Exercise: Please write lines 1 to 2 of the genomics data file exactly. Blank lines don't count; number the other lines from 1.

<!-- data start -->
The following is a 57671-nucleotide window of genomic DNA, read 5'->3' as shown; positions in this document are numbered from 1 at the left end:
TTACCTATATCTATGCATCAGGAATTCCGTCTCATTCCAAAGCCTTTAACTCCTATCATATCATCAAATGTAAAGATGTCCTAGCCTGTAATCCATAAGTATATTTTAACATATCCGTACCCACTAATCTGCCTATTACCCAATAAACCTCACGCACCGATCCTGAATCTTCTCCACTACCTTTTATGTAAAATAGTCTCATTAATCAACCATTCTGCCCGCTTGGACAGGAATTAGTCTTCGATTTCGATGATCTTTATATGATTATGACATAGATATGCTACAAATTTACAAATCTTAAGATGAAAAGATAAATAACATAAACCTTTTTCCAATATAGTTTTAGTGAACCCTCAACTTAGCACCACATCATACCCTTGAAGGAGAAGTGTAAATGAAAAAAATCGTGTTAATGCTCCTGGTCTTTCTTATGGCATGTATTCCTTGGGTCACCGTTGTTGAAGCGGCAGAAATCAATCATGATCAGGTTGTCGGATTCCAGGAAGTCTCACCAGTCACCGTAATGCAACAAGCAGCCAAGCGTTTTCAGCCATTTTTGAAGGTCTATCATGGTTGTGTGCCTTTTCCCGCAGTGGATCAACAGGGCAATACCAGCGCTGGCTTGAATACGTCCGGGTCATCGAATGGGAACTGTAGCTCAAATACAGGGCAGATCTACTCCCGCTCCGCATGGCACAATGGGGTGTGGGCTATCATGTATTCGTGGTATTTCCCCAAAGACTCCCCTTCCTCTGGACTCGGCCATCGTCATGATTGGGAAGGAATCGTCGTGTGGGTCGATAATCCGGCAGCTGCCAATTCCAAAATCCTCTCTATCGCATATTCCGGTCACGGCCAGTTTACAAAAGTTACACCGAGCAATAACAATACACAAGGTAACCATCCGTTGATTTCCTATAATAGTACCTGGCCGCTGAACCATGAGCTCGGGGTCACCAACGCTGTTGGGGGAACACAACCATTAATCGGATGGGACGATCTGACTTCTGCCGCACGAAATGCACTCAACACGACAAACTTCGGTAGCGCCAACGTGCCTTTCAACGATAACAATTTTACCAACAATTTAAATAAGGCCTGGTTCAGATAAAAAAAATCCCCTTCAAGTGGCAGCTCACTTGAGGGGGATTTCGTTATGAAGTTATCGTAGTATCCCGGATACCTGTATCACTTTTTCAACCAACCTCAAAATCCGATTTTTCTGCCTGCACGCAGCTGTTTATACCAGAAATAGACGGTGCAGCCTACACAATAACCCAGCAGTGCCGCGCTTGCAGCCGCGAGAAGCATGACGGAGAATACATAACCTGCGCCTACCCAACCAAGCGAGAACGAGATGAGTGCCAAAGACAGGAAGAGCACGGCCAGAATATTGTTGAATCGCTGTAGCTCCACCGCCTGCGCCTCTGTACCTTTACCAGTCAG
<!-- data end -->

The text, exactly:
The following is a 57671-nucleotide window of genomic DNA, read 5'->3' as shown; positions in this document are numbered from 1 at the left end:
TTACCTATATCTATGCATCAGGAATTCCGTCTCATTCCAAAGCCTTTAACTCCTATCATATCATCAAATGTAAAGATGTCCTAGCCTGTAATCCATAAGTATATTTTAACATATCCGTACCCACTAATCTGCCTATTACCCAATAAACCTCACGCACCGATCCTGAATCTTCTCCACTACCTTTTATGTAAAATAGTCTCATTAATCAACCATTCTGCCCGCTTGGACAGGAATTAGTCTTCGATTTCGATGATCTTTATATGATTATGACATAGATATGCTACAAATTTACAAATCTTAAGATGAAAAGATAAATAACATAAACCTTTTTCCAATATAGTTTTAGTGAACCCTCAACTTAGCACCACATCATACCCTTGAAGGAGAAGTGTAAATGAAAAAAATCGTGTTAATGCTCCTGGTCTTTCTTATGGCATGTATTCCTTGGGTCACCGTTGTTGAAGCGGCAGAAATCAATCATGATCAGGTTGTCGGATTCCAGGAAGTCTCACCAGTCACCGTAATGCAACAAGCAGCCAAGCGTTTTCAGCCATTTTTGAAGGTCTATCATGGTTGTGTGCCTTTTCCCGCAGTGGATCAACAGGGCAATACCAGCGCTGGCTTGAATACGTCCGGGTCATCGAATGGGAACTGTAGCTCAAATACAGGGCAGATCTACTCCCGCTCCGCATGGCACAATGGGGTGTGGGCTATCATGTATTCGTGGTATTTCCCCAAAGACTCCCCTTCCTCTGGACTCGGCCATCGTCATGATTGGGAAGGAATCGTCGTGTGGGTCGATAATCCGGCAGCTGCCAATTCCAAAATCCTCTCTATCGCATATTCCGGTCACGGCCAGTTTACAAAAGTTACACCGAGCAATAACAATACACAAGGTAACCATCCGTTGATTTCCTATAATAGTACCTGGCCGCTGAACCATGAGCTCGGGGTCACCAACGCTGTTGGGGGAACACAACCATTAATCGGATGGGACGATCTGACTTCTGCCGCACGAAATGCACTCAACACGACAAACTTCGGTAGCGCCAACGTGCCTTTCAACGATAACAATTTTACCAACAATTTAAATAAGGCCTGGTTCAGATAAAAAAAATCCCCTTCAAGTGGCAGCTCACTTGAGGGGGATTTCGTTATGAAGTTATCGTAGTATCCCGGATACCTGTATCACTTTTTCAACCAACCTCAAAATCCGATTTTTCTGCCTGCACGCAGCTGTTTATACCAGAAATAGACGGTGCAGCCTACACAATAACCCAGCAGTGCCGCGCTTGCAGCCGCGAGAAGCATGACGGAGAATACATAACCTGCGCCTACCCAACCAAGCGAGAACGAGATGAGTGCCAAAGACAGGAAGAGCACGGCCAGAATATTGTTGAATCGCTGTAGCTCCACCGCCTGCGCCTCTGTACCTTTACCAGTCAG